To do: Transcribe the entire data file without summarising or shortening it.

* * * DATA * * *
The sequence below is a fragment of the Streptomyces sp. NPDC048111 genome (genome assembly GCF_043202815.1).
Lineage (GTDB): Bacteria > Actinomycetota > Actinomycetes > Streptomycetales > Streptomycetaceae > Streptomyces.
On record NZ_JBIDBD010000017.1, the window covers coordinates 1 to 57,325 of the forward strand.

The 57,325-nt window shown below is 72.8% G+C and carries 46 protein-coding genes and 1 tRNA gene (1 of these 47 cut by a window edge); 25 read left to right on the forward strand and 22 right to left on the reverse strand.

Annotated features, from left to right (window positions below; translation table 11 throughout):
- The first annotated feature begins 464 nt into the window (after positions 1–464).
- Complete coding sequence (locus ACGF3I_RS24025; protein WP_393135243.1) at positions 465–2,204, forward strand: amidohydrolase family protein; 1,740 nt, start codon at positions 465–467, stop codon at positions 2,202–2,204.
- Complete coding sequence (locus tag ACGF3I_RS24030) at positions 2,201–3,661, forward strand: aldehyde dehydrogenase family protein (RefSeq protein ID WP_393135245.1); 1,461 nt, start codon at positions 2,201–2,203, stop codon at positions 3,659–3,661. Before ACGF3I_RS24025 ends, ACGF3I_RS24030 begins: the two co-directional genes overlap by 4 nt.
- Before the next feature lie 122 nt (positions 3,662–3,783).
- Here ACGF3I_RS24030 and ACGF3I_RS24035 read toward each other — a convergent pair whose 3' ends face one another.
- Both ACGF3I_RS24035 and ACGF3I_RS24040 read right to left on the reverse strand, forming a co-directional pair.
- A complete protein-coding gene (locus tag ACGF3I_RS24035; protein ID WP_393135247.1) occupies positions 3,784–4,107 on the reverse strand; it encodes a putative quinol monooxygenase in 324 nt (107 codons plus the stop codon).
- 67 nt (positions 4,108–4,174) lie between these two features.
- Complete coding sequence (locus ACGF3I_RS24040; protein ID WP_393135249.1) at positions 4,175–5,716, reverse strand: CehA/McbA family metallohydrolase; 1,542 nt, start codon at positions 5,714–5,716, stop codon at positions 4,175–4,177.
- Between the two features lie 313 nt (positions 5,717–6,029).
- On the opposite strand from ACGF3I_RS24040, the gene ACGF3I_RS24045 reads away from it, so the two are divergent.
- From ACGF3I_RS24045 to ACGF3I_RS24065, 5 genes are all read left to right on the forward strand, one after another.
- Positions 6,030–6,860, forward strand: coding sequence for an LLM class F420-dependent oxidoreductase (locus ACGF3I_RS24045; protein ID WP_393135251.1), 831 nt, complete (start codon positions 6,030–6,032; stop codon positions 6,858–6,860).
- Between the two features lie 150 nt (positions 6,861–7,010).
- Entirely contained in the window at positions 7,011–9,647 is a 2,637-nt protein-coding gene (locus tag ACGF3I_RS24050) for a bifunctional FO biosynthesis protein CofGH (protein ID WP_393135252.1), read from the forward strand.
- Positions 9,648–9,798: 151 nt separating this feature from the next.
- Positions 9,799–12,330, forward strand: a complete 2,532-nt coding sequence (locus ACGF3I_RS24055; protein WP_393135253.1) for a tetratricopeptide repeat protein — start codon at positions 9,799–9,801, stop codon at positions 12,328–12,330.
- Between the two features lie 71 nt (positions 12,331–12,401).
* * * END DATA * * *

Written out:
The sequence below is a fragment of the Streptomyces sp. NPDC048111 genome (genome assembly GCF_043202815.1).
Lineage (GTDB): Bacteria > Actinomycetota > Actinomycetes > Streptomycetales > Streptomycetaceae > Streptomyces.
On record NZ_JBIDBD010000017.1, the window covers coordinates 1 to 57,325 of the forward strand.

The 57,325-nt window shown below is 72.8% G+C and carries 46 protein-coding genes and 1 tRNA gene (1 of these 47 cut by a window edge); 25 read left to right on the forward strand and 22 right to left on the reverse strand.

Annotated features, from left to right (window positions below; translation table 11 throughout):
- The first annotated feature begins 464 nt into the window (after positions 1–464).
- Complete coding sequence (locus ACGF3I_RS24025; protein WP_393135243.1) at positions 465–2,204, forward strand: amidohydrolase family protein; 1,740 nt, start codon at positions 465–467, stop codon at positions 2,202–2,204.
- Complete coding sequence (locus tag ACGF3I_RS24030) at positions 2,201–3,661, forward strand: aldehyde dehydrogenase family protein (RefSeq protein ID WP_393135245.1); 1,461 nt, start codon at positions 2,201–2,203, stop codon at positions 3,659–3,661. Before ACGF3I_RS24025 ends, ACGF3I_RS24030 begins: the two co-directional genes overlap by 4 nt.
- Before the next feature lie 122 nt (positions 3,662–3,783).
- Here ACGF3I_RS24030 and ACGF3I_RS24035 read toward each other — a convergent pair whose 3' ends face one another.
- Both ACGF3I_RS24035 and ACGF3I_RS24040 read right to left on the reverse strand, forming a co-directional pair.
- A complete protein-coding gene (locus tag ACGF3I_RS24035; protein ID WP_393135247.1) occupies positions 3,784–4,107 on the reverse strand; it encodes a putative quinol monooxygenase in 324 nt (107 codons plus the stop codon).
- 67 nt (positions 4,108–4,174) lie between these two features.
- Complete coding sequence (locus ACGF3I_RS24040; protein ID WP_393135249.1) at positions 4,175–5,716, reverse strand: CehA/McbA family metallohydrolase; 1,542 nt, start codon at positions 5,714–5,716, stop codon at positions 4,175–4,177.
- Between the two features lie 313 nt (positions 5,717–6,029).
- On the opposite strand from ACGF3I_RS24040, the gene ACGF3I_RS24045 reads away from it, so the two are divergent.
- From ACGF3I_RS24045 to ACGF3I_RS24065, 5 genes are all read left to right on the forward strand, one after another.
- Positions 6,030–6,860, forward strand: coding sequence for an LLM class F420-dependent oxidoreductase (locus ACGF3I_RS24045; protein ID WP_393135251.1), 831 nt, complete (start codon positions 6,030–6,032; stop codon positions 6,858–6,860).
- Between the two features lie 150 nt (positions 6,861–7,010).
- Entirely contained in the window at positions 7,011–9,647 is a 2,637-nt protein-coding gene (locus tag ACGF3I_RS24050) for a bifunctional FO biosynthesis protein CofGH (protein ID WP_393135252.1), read from the forward strand.
- Positions 9,648–9,798: 151 nt separating this feature from the next.
- Positions 9,799–12,330, forward strand: a complete 2,532-nt coding sequence (locus ACGF3I_RS24055; protein WP_393135253.1) for a tetratricopeptide repeat protein — start codon at positions 9,799–9,801, stop codon at positions 12,328–12,330.
- Between the two features lie 71 nt (positions 12,331–12,401).